The only huge problem with the place, and most of Spain's "cutting-edge" architecture, is that it all adds up to make for horrible urbanism. Many of them are striking as "objects", but they make lousy neighbors and their contributions usually produce lousy streets, and even worse plazas. The City of Arts and Sciences, for example, is over-scaled to the point of incompetence...the architectural objects are all so spread apart that they place feels empty and overheated...especially with the Valencian sun beating down, and no shade to be found. The continuing (and inexplicable) resistance of contemporary, progressive architects to make humane PLACES, as well as awe-inspiring SPACES, will likely continue to produce failures in the forseeable future. The upcoming summer blockbuster Museum "Plaza" is a great example. Big. Bold. Shocking. Intimate? Beautiful? Human-scaled?

There are some basic principles to architecture and urban design--just like there are for writing music, storytelling, cooking, and parenting--that are so critical to the success of our "theater stages for human life" (which all architecture ultimately is), no amount of creative genius-ing will ever be able to replace their application.

I wish Calatrava had designed his "City of Arts and Sciences" more like a city, and less like a collection of sculptures playfully scattered in a Terrarium. It could have been great.

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I have been to Calatrava's "City of Arts and Sciences" in Valencia, and I must confess it is full of several amazing structures. The whole outfit can certainly be described as "Contemporary" (the word Modern is far too loaded, thanks the to Bauhaus folks and their ilk, to be used to describe anything but Modernism Modernism like the Snodgrass Tower and stuff...that link provided above was quite misleading), from the snow-white fish-bone pavillions to the fake rock and astronomical ticket prices.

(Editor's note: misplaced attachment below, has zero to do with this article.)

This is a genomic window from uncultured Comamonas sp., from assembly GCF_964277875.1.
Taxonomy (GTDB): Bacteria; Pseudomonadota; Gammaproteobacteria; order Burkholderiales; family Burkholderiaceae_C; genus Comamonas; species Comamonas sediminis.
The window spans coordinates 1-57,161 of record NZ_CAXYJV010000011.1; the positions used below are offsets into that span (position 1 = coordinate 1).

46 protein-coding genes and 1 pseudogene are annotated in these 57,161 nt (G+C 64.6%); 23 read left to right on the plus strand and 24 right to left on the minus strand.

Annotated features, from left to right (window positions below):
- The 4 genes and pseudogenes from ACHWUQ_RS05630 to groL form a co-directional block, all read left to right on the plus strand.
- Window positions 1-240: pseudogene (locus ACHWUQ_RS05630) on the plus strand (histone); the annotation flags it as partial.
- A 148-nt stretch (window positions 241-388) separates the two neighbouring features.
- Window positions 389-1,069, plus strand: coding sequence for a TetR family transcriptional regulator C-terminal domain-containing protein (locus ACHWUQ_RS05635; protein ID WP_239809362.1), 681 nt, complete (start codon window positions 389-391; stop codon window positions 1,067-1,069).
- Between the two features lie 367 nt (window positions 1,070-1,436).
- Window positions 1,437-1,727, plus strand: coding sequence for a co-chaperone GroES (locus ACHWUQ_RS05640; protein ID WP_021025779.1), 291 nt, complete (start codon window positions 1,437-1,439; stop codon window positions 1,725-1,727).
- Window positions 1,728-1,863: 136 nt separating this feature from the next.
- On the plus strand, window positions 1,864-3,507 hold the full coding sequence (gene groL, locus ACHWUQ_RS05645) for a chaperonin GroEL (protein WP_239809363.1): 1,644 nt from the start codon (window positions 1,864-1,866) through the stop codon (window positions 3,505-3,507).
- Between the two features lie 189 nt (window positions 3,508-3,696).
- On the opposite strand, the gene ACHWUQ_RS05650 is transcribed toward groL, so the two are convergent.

The only huge problem with the place, and most of Spain's "cutting-edge" architecture, is that it all adds up to make for horrible urbanism. Many of them are striking as "objects", but they make lousy neighbors and their contributions usually produce lousy streets, and even worse plazas. The City of Arts and Sciences, for example, is over-scaled to the point of incompetence...the architectural objects are all so spread apart that they place feels empty and overheated...especially with the Valencian sun beating down, and no shade to be found. The continuing (and inexplicable) resistance of contemporary, progressive architects to make humane PLACES, as well as awe-inspiring SPACES, will likely continue to produce failures in the forseeable future. The upcoming summer blockbuster Museum "Plaza" is a great example. Big. Bold. Shocking. Intimate? Beautiful? Human-scaled?

There are some basic principles to architecture and urban design--just like there are for writing music, storytelling, cooking, and parenting--that are so critical to the success of our "theater stages for human life" (which all architecture ultimately is), no amount of creative genius-ing will ever be able to replace their application.

I wish Calatrava had designed his "City of Arts and Sciences" more like a city, and less like a collection of sculptures playfully scattered in a Terrarium. It could have been great.

Yes, yes, exactly! That's what I mean when I say I like these buildings/complexes as long as they complement their built environment. Couldn't agree more. BTW, let me go on record again to say I like the Snod, hate the Parkway Towers. Just MHO.

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This should not overshadow the fact that Barcelona is one of the greatest cities in world and offers some of the best examples of urban design. Anyone who has never been needs to visit.

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This should not overshadow the fact that Barcelona is one of the greatest cities in world and offers some of the best examples of urban design. Anyone who has never been needs to visit.

Barcelona? The City of Arts and Sciences is in Valencia. Barcelona is definitely sweet, and I doubt a mediocre project in an entirely different city could overshadow it. :rolleyes:

Valencia is sweet, too--one of the most overlooked, but AMAZING cities in Europe.